Discovery Science: Physics – Quarks, electrons, and co.

Earth Science: Physics and Technology – Physics – Elementary Particles

Even in ancient Greece, philosophers were already debating whether the world is made up of indivisible atoms. In the 19th and early 20th centuries, science seemed to have answered this question, thanks to modern atomic theory and the discovery of most of the chemical elements.

Today, however, we know that even the particles within atomic nuclei have their own inner structure. Quantum physics explores the characteristics of the most basic particles currently known in the universe.

Earth Science: Physics and Technology – Physics – Quarks, electrons, and co.

The elementary particles known today are unimaginably small-billions of times smaller than an atom. They are categorized according to qualities such as mass, charge, and interactions.

To better understand the structure of matter, think of the human body: it consists of organs such as the heart, liver, and bones, which are made up of countless cells. These cells are composed of molecules, which in turn are formed from atoms. The atoms, for their part, contain a small, relatively heavy nucleus and a shell of light electrons.

While the electrons are indeed basic particles, according to current knowledge, the atomic nucleus has a complex inner structure. Each nucleus contains positively charged protons and electrically neutral particles called neutrons, which are nearly equal in mass.

Protons and neutrons, in turn, have their own inner configuration; each contains three “quarks.” These particles—squeezed together within an unimaginably small space—can only be described with the help of quantum physics and relativity theory The energy of their mutual attraction is so great that particles within protons and neutrons are constantly forming out of the vacuum and disappearing again.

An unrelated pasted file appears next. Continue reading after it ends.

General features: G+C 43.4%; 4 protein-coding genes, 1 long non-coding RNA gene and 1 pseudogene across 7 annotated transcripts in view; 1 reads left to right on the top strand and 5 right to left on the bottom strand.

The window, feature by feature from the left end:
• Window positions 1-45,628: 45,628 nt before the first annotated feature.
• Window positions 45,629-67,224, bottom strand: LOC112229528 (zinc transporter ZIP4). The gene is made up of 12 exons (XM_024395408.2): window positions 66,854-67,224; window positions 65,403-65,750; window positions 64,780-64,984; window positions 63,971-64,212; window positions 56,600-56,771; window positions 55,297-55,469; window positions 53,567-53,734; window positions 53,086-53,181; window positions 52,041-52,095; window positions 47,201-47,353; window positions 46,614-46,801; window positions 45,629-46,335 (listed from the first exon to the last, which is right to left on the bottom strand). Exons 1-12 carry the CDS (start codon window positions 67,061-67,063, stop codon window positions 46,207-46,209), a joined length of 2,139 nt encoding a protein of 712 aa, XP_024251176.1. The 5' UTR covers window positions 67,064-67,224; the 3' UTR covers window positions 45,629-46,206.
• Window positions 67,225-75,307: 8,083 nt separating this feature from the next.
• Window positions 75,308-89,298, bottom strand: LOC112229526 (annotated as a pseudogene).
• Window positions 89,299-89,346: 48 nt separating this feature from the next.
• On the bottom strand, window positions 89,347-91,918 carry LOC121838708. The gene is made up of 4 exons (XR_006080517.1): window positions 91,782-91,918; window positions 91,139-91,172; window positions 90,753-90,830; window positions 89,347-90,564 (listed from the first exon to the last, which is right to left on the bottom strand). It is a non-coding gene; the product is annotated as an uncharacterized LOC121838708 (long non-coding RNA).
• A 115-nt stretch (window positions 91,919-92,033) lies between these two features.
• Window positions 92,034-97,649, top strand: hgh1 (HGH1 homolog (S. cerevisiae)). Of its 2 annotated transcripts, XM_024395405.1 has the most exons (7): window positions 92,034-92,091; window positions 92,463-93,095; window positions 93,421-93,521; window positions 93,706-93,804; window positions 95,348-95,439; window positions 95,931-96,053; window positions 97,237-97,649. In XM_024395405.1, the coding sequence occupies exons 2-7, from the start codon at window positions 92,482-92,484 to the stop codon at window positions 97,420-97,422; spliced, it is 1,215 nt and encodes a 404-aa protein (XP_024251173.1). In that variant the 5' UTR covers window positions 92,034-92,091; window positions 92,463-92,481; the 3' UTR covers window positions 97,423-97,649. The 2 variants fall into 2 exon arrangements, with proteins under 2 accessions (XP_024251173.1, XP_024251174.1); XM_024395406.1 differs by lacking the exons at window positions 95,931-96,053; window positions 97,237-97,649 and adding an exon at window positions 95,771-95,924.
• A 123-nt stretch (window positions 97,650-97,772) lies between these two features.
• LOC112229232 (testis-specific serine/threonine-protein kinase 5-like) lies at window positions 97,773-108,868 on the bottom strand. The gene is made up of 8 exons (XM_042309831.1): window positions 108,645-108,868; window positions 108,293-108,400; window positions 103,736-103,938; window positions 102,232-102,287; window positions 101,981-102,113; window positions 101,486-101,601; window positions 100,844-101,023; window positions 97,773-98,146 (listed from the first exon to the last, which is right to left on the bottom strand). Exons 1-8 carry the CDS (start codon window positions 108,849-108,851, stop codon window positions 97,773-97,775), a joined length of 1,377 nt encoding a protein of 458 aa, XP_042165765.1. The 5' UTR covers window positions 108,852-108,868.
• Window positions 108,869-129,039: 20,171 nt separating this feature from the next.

A basic principle of quantum physics is that all objects possess both wavelike and particle- like properties. Thus even electrical and nuclear forces operate in particle-like ways, through force-carrying particles. One variety of these is already familiar: the photon. This quantum (indivisible unit of energy) of electromagnetic radiation is the carrier for all electrical and magnetic interactions.

In addition, the electron has two heavier siblings: muons (//) and tau (r) particles. The so-called up and down quarks, which are found within protons and neutrons in atomic nuclei, also each have two larger relatives.

In addition, the electrons u. and teach have partners called neutrinos, which are electrically neutral and almost—but not completely- without mass. All known matter in the universe is composed of these particles: quarks, electrons, and neutrinos.


IN THE LATE 1990s, astronomers discovered that we know significantly less about the universe than previously thought: observable matter and energy (quarks, electrons, and force particles) account for only 4% of the total matter and energy in the universe.

23% is composed of unknown mass, detected through its gravitational influence (dark matter), and nearly three- quarters of the energy is so-called dark energy, about which we know practically nothing.